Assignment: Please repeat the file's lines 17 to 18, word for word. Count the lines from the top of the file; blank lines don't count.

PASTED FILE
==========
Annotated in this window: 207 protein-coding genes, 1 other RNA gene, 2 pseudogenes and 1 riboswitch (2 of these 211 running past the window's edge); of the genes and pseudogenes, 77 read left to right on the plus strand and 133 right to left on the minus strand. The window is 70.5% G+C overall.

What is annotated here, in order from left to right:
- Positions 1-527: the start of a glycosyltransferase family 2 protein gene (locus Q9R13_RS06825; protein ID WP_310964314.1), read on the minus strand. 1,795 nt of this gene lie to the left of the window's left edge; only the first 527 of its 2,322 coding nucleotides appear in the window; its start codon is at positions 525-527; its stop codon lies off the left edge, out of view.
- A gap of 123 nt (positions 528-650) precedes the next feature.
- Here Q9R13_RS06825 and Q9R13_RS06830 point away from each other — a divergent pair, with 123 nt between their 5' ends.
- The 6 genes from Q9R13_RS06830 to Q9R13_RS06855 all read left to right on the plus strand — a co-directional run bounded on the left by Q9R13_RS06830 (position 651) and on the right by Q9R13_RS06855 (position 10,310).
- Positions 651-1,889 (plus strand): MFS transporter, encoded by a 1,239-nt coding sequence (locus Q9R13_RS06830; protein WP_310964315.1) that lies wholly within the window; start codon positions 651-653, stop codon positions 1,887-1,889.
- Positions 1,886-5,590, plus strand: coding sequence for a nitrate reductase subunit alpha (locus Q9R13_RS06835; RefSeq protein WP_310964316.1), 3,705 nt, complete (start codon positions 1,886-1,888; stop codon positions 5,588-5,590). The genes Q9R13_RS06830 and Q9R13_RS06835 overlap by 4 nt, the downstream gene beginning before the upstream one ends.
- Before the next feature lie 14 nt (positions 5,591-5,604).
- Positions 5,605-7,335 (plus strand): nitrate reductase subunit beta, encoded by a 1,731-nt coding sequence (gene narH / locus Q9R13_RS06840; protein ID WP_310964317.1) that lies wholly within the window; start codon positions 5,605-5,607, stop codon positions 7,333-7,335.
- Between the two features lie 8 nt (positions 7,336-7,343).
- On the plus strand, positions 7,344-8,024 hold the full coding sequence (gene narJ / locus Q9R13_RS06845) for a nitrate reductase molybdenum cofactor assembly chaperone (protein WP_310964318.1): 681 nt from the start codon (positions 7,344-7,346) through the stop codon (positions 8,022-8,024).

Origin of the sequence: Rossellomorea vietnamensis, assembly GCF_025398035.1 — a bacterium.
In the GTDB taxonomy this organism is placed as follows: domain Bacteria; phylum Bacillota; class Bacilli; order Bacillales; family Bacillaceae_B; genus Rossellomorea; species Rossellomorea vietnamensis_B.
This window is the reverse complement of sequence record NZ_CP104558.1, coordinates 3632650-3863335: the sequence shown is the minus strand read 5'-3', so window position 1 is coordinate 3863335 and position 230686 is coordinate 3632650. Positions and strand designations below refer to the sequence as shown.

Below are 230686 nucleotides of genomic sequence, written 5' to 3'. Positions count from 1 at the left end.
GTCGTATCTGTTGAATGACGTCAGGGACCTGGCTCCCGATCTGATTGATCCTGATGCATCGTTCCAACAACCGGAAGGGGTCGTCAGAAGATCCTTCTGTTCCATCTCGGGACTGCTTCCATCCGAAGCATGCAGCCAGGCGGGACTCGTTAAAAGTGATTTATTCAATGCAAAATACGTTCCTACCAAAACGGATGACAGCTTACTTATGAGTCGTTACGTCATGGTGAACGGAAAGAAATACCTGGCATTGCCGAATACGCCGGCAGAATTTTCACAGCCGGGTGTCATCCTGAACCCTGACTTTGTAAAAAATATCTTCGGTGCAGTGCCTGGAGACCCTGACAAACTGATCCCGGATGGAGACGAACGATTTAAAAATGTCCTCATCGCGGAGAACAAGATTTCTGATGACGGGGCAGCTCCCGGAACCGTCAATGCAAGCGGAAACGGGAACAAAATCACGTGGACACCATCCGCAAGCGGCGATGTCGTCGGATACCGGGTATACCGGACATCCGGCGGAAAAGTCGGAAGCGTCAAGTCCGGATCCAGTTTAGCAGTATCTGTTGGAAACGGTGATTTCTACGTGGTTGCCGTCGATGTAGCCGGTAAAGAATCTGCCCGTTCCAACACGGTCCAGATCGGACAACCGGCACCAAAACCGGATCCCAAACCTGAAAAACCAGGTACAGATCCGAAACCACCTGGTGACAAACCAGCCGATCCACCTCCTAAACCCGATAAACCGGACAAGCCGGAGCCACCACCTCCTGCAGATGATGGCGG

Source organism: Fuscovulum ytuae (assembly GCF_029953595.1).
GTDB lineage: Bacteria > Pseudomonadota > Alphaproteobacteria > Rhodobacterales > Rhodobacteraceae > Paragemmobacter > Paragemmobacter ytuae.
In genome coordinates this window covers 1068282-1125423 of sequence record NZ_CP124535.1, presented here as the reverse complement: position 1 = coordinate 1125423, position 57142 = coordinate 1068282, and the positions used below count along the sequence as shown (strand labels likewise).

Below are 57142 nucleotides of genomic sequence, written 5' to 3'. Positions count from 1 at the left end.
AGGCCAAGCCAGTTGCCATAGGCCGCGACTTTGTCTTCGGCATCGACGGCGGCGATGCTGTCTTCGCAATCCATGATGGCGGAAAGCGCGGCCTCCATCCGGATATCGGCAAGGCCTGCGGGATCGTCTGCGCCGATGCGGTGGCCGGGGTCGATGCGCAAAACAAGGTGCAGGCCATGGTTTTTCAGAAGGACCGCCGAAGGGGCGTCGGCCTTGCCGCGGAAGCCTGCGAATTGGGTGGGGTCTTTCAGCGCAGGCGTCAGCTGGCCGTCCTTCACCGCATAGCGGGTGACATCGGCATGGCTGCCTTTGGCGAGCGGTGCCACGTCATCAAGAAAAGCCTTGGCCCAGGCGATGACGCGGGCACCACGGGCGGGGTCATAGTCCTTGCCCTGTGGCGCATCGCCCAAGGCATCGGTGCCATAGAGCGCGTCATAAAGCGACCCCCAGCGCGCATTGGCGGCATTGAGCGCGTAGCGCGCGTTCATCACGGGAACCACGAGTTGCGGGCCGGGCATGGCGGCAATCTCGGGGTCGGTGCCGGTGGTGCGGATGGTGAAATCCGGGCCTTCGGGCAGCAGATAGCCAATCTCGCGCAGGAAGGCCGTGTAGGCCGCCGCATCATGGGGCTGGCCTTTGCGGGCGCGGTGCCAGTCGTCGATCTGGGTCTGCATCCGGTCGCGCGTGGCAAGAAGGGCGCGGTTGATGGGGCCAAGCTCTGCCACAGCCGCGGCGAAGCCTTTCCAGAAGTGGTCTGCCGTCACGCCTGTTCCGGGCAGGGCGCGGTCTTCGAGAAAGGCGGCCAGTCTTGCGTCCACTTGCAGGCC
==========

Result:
GTCGTATCTGTTGAATGACGTCAGGGACCTGGCTCCCGATCTGATTGATCCTGATGCATCGTTCCAACAACCGGAAGGGGTCGTCAGAAGATCCTTCTGTTCCATCTCGGGACTGCTTCCATCCGAAGCATGCAGCCAGGCGGGACTCGTTAAAAGTGATTTATTCAATGCAAAATACGTTCCTACCAAAACGGATGACAGCTTACTTATGAGTCGTTACGTCATGGTGAACGGAAAGAAATACCTGGCATTGCCGAATACGCCGGCAGAATTTTCACAGCCGGGTGTCATCCTGAACCCTGACTTTGTAAAAAATATCTTCGGTGCAGTGCCTGGAGACCCTGACAAACTGATCCCGGATGGAGACGAACGATTTAAAAATGTCCTCATCGCGGAGAACAAGATTTCTGATGACGGGGCAGCTCCCGGAACCGTCAATGCAAGCGGAAACGGGAACAAAATCACGTGGACACCATCCGCAAGCGGCGATGTCGTCGGATACCGGGTATACCGGACATCCGGCGGAAAAGTCGGAAGCGTCAAGTCCGGATCCAGTTTAGCAGTATCTGTTGGAAACGGTGATTTCTACGTGGTTGCCGTCGATGTAGCCGGTAAAGAATCTGCCCGTTCCAACACGGTCCAGATCGGACAACCGGCACCAAAACCGGATCCCAAACCTGAAAAACCAGGTACAGATCCGAAACCACCTGGTGACAAACCAGCCGATCCACCTCCTAAACCCGATAAACCGGACAAGCCGGAGCCACCACCTCCTGCAGATGATGGCGG

Source organism: Fuscovulum ytuae (assembly GCF_029953595.1).